Most of us who, in our growing up years, allowed the imagery of fairy tales to bleed into our fantasies and stain them forever, have a Snow White memory. Be it the porcelain vulnerability of the princess, the queen’s evil obstinacy or the loyalty of the seven dwarfs, it’s a provocative memory as fairy tales are cracked up to be. Full of fascinating costumes, bizarrely beautiful colours, incredulous hairstyles, nectar fountains, rosy apples, candy houses or giant trees with secrets. What would our imagination be without fairytales? What would fairytales be without costumes?
Japanese art director, costume and graphic designer Eiko Ishioka is no longer alive to answer that, but her costumes for Tarsem Singh’s Mirror Mirror (2012), an adaptation of Snow White from Grimm’s Fairy Tales, do all the talking. Her posthumous nomination as best costume director for the 2013 Academy Awards for this film adds contemporary footnotes. Costumes continue to be a universally understood language; they are characters by themselves, they perform too, said Francis Ford Coppola about Ishioka’s work for his 1992 film Bram Stoker’s Dracula that also won the latter an Oscar for best costume director. “…Let’s spend our money not on the sets but on the costumes, because the costumes are closest to the actors. I decided that the costumes would be the set,” Coppola told a magazine.
Ishioka lived in New York for many years and died in Tokyo last year of pancreatic cancer at 73, inspiring interpretative obituaries all over the world. These writings marked her solitary significance as an acclaimed devotee as well as a guru of unbridled artistic imagination. Two months back, when news of her posthumous nomination for Mirror Mirror poured out, (her fourth film with Singh) it made headlines in Japan. It’s a fertile country too for its artsy, globally relevant contributions to fashion and costume through Issey Miyake (architectural clothes), Yohji Yamamoto (black minimalism and anti-fits), Kenzo (the mentor of separates), Rei Kuwabuko (called the NASA of global fashion) and Ishioka.
Ishioka worked for the stage, screen, advertising and print media, carving a bridge between Eastern and Western art, in the process earning an Oscar, a Grammy and a string of other global honors and nominations. Her work was spiked with striking surrealism whether it was Miles Davis’s album cover for Tutu (1986), David Henry Hwang’s drama M. Butterfly for Broadway (1988), Björk’s controversial video for the song Cocoon (2002), costumes for the Beijing Olympics’ opening ceremony (2008), hair-raising costumes for Singh’s fantasy drama The Cell (2000) and his mythical epic The Immortals (2011); the musical Spider-Man: Turn off the Dark (2011) amongst many other creations. Japanese product house Parco’s stark ads shot with actor Faye Dunaway stand out in the memories of everyone who followed her work. And Coppola’s Dracula, of course.
Mirror Mirror became an “of course” (stunning, award worthy, incredibly original) from the time the costume director’s sketches came in, said Singh in his interviews. The costumes have a muchness in weight, size and impact that fascinate and distract throughout the film. According to an article in The Hollywood Reporter, the gowns of the Evil Queen (Julia Roberts) and Snow White (Lily Collins) measure 5’8” to 6” in circumference, they were handmade from 25-35 yards of fabric each, with huge wire cages and corsets underneath. The Queen’s wedding gown—the most publicized image from Mirror Mirror—weighed 28 kg and was 8 feet in diameter. More than 400 costumes were reportedly created for the movie, others were altered to fit in. Then there are masks, jewellery, quirky headgear and sailing ship hats. Singh told reporters that Ishioka had the clothes for the main characters made in four New York shops: Tricorne costumes, Jennifer Love Costumes, Carelli Costumes and Eric Winterling Costumes. The rest were made in her store in Montreal, using local customers and craftsmen. Each costume reveals the personality arcs of the character who wears it. For Snow White’s first appearance, Singh had suggested that the princess be “connected to nature”. Ishioka created a gown with embroidered hummingbirds, butterflies and flowers. Another scene where Snow White is seen wandering in a birch forest has her in an oversized saffron cape. Yet when she goes to the costume ball her gown has a feminine lower neckline and swan wings—indicating a desire for freedom from the Queen. In contrast, the Evil Queen’s ensembles are sharply cut and have powerful shoulders, high necks and what appear like many dozens of layers of sliced fabric. She looks evil and scheming alright, dangerous actually. Unconsciously even, a hand goes to your heart in astonishment as the film unfolds.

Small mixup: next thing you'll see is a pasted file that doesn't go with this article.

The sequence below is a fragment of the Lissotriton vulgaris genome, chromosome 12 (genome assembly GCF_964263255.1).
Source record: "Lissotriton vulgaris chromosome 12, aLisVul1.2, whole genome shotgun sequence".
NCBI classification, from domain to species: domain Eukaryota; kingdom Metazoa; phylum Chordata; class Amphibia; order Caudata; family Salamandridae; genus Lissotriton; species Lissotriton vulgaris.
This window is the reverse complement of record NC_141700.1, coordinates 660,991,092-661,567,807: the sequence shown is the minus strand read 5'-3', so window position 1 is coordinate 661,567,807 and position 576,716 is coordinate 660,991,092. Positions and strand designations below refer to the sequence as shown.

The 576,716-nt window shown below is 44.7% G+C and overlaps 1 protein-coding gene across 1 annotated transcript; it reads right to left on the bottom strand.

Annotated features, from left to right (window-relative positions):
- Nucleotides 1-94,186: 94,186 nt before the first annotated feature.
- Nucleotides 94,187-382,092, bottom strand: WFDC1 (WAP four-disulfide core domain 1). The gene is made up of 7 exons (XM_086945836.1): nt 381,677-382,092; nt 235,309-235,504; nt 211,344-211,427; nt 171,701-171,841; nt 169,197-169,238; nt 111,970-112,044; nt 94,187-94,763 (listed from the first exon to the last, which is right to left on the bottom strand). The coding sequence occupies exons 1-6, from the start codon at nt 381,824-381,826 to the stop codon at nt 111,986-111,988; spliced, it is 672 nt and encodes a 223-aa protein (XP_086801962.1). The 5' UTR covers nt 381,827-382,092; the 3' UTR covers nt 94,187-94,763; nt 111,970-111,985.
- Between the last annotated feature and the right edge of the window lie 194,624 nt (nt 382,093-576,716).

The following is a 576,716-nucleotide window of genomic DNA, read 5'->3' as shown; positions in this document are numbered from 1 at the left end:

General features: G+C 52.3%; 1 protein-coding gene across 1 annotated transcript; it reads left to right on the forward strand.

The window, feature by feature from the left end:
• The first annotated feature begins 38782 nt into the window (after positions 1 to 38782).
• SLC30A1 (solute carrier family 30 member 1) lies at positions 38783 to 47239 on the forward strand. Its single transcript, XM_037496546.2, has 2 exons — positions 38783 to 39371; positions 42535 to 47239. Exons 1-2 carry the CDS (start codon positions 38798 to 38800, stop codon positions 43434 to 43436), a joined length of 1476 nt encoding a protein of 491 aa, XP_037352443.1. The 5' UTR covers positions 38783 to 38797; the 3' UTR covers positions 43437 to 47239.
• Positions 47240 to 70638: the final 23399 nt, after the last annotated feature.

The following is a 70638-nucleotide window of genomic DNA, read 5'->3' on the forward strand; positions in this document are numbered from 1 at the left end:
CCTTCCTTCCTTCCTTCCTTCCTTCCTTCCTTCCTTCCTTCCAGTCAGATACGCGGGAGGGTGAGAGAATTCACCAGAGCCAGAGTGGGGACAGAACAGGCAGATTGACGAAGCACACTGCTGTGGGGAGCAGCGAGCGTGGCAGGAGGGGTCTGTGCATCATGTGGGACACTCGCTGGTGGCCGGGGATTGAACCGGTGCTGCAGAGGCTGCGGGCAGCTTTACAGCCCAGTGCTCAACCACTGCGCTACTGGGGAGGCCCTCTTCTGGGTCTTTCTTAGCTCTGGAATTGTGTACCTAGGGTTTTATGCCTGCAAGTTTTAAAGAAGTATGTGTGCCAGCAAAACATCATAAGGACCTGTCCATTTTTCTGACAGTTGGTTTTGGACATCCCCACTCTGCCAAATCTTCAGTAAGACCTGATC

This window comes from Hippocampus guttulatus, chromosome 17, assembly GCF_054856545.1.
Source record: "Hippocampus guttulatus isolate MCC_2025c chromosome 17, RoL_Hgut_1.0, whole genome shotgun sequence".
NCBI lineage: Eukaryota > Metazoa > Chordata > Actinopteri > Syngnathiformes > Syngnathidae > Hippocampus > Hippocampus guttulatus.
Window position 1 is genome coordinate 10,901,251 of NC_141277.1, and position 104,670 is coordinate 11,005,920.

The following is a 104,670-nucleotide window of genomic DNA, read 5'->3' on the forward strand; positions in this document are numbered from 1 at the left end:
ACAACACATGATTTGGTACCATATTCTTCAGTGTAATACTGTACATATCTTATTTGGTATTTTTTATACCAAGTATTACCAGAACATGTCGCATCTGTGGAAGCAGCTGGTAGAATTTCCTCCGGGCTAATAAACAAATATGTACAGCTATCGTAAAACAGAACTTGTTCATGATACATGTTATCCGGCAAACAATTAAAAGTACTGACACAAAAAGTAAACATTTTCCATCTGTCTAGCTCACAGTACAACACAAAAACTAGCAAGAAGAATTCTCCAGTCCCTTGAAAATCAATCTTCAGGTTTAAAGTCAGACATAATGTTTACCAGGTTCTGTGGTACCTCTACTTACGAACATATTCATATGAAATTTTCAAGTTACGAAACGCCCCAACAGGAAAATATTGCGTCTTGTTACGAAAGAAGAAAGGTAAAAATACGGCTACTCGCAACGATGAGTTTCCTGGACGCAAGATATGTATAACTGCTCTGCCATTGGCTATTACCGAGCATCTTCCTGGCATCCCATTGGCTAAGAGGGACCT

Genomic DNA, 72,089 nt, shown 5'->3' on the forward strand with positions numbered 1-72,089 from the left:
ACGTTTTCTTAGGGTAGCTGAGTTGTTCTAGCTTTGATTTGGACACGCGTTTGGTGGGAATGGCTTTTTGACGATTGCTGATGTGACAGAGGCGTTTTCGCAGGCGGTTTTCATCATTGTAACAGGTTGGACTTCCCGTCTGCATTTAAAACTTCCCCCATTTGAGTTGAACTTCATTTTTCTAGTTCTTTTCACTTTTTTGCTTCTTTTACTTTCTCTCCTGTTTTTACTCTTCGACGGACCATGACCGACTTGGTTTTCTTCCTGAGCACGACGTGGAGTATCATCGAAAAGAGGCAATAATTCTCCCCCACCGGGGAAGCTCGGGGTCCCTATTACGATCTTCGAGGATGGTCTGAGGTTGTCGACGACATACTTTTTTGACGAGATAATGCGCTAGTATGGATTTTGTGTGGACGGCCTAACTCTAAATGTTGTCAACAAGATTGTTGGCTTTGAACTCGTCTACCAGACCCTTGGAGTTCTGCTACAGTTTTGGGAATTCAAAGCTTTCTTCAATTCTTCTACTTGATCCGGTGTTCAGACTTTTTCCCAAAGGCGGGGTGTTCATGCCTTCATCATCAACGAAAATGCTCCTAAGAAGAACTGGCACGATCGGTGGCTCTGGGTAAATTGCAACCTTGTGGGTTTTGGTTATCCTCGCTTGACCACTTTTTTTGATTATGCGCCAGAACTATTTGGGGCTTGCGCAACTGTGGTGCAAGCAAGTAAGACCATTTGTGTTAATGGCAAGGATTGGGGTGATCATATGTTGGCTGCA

Will Ishioka win the award posthumously? Either way, two things seem clear: one, that the empress’s new clothes are what make Mirror Mirror a visually gripping story. Two, people may die, both those inside fairy tales and those who keep exhuming them. But some things live on also because they are unforgettably garbed.